It's impossible to watch "Nick & Norah's Infinite Playlist" without thinking about "High Fidelity," a geeky, earnest celebration of emo, romance, music that solidified John Cusack's "nice guy wins" act while introducing the world to the rambunctious talent of Jack Black.
In fact, it's impossible to watch "Nick & Norah's Infinite Playlist" without thinking about Cusack himself. In the film, Michael Cera ("Juno," "Superbad") and Kat Dennings ("The 40-Year-Old Virgin") spend an evening chasing down local band "Where's Fluffy?" while lamenting lost loves and maybe, just maybe, finding new love.
There's not much original about "Nick & Norah's Infinite Playlist," but Cere and Dennings make such a winning couple and screenwriter Lorene Scafaria has crafted the dialogue with such a lighthearted, sweet and easygoing touch that it's nearly impossible to begrudge the film its familiarity.
Cera certainly doesn't stretch himself out of his geeky, emo comfort zone as Nick, a grief-stricken young man reduced to creating mix tape after mix tape for his ex-girlfriend, Tris (Alexis Dziena). Tris laughingly discards the tapes, while her schoolmate Norah rescues them more for the quality of the music than any sense of sentimentality. While Nick isn't exactly a stretch for Cera, it is precisely the kind of role that Cera does beautifully and with such utter sincerity that one must figure that it's not entirely acting that's involved.
One of the true joys of "Nick & Norah's Infinite Playlist" is its absolute love and affection for its characters. Nick is guitarist for a Queercore band called "The Jerkoffs," featuring two gay bandmates, Dev (Ravi Gavron) and Thom (Aaron Yoo). Rather than play these characters for laughs, however, Scafaria and director Peter Sollett ("Raising Victor Vargas) seem to recognize that the story itself is charming and funny enough that they need not make fun of the characters.
The same is true with Norah, a sweet girl trying to get over her own semi-break up with Tal (Jay Baruchel, "Tropic Thunder"). While out one night with her girlfriends she "borrows" Nick for a few minutes to be her boyfriend, not yet having realized that THIS Nick is the ex of her galpal Tris.
How this all plays out is unquestionably predictable, yet constantly charming and sweet. As the night unfolds into morning, Nick and Norah bicker back and forth while Tris's jealousy gets the best of her and Norah's other galpal, Caroline (Ari Graynor, "Turn the River") is lost then found then lost then drunk then, well, you'll just have to see it for yourself.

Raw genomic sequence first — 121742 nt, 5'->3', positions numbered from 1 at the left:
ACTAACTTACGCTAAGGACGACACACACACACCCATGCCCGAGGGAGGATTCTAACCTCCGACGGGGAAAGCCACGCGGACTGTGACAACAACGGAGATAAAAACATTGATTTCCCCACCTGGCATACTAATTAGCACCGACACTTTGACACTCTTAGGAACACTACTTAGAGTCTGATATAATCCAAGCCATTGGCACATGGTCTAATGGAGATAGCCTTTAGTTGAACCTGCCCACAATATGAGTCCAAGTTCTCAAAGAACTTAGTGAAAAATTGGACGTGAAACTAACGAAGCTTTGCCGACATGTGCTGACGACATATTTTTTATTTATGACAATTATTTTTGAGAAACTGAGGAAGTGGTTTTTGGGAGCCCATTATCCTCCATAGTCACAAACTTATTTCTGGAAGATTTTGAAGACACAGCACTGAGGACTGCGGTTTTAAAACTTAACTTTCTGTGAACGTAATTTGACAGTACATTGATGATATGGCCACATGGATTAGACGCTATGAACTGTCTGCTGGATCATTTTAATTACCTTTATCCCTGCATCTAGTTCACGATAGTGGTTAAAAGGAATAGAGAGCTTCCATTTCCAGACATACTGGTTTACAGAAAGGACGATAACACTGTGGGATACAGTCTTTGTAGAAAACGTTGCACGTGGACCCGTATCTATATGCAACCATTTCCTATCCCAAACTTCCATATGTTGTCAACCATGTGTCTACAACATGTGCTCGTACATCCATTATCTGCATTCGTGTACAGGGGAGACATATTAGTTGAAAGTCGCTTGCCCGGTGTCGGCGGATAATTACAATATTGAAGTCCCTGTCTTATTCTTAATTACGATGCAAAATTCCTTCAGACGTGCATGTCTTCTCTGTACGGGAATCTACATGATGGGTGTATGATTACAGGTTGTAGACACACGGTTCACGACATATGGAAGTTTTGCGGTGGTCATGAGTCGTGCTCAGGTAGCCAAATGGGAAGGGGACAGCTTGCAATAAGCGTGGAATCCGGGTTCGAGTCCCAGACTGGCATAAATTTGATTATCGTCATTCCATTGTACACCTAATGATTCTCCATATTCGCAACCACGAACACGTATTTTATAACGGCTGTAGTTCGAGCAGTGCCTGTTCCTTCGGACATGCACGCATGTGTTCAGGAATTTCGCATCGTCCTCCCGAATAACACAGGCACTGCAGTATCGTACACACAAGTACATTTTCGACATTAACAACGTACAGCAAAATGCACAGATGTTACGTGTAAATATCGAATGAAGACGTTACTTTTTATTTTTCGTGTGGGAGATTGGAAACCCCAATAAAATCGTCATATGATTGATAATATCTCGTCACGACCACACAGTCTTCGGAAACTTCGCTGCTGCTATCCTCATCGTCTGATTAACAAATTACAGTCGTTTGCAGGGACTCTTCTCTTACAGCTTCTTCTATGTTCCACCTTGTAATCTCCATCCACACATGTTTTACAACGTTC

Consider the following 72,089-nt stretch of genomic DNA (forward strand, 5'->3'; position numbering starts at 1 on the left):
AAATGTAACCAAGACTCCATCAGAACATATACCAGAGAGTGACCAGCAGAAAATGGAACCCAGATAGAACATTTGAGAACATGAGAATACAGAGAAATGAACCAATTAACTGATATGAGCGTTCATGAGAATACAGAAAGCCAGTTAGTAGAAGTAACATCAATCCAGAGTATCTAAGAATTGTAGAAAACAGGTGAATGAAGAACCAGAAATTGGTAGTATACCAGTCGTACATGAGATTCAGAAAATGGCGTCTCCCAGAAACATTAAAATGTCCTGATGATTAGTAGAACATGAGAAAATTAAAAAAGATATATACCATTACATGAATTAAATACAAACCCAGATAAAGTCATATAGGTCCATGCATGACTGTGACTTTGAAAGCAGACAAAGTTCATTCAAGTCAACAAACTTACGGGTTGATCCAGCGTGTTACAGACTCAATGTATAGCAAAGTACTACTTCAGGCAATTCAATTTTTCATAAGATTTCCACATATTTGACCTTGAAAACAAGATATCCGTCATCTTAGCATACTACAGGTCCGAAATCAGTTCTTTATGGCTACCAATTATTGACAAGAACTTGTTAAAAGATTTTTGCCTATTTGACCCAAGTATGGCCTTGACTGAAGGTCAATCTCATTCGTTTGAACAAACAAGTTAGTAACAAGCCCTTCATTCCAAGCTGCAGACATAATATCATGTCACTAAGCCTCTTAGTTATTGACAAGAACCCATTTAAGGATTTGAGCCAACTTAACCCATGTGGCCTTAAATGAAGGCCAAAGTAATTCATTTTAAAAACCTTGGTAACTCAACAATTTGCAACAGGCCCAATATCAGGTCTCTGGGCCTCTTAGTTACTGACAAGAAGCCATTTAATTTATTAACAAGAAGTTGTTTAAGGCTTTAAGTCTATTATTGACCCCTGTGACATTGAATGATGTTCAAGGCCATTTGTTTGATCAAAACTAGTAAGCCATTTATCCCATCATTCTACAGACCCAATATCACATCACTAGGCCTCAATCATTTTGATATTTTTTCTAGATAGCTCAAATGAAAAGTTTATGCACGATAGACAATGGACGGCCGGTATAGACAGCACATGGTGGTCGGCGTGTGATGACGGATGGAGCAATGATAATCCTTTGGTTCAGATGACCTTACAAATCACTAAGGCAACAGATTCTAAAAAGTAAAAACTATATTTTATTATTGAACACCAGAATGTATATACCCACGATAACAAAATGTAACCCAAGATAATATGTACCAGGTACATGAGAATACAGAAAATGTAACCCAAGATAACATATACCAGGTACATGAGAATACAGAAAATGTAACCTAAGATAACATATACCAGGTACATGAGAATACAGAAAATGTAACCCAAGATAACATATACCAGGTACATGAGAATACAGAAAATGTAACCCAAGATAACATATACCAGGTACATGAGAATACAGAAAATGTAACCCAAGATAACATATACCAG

Suffice it to say that Graynor gives "Nick & Norah's Infinite Playlist" quite a few of its laughs while never dissolving into caricature.
The film works far better than it really should, mostly owing to the chemistry of the two leads and the sure-handed and non-condescending direction of Sollett. While the film's editing occasionally feels a tad awkward, "Nick & Norah's Infinite Playlist" works because these characters are played for real rather than for laughs.
It's difficult to say where Cera goes from here. Is he in danger of painting himself into a corner? Can he expand his repertoire to include more complex performances? Does it really matter?
I mean, seriously, it has taken John Cusack into his late 30's to really begin expanding his horizons. Cusack found his niche', stuck with it and made a career.
My gut feeling is that Cera can do the same.
Beautifully photographed, "Nick & Norah's Infinite Playlist" at times feels as much a love song to New York City as it is to Nick and Norah and life and love. Likewise, the film features this year's most stellar soundtrack thus far including the likes of Bishop Allen, Band of Horses, The National and quite a few others. It's a kick ass soundtrack that also happens to perfectly complement the film.
A perfect date flick for young adults, "Nick & Norah's Infinite Playlist" is likely to appeal to fans of Cusack's films or those simply seeking an easygoing, lighthearted film in which the good guy wins, the good girl really is a good girl and the humor is found in the story rather than at the expense of the characters.
Count me in. "Nick & Norah's Infinite Playlist" is a winner.
The Independent Critic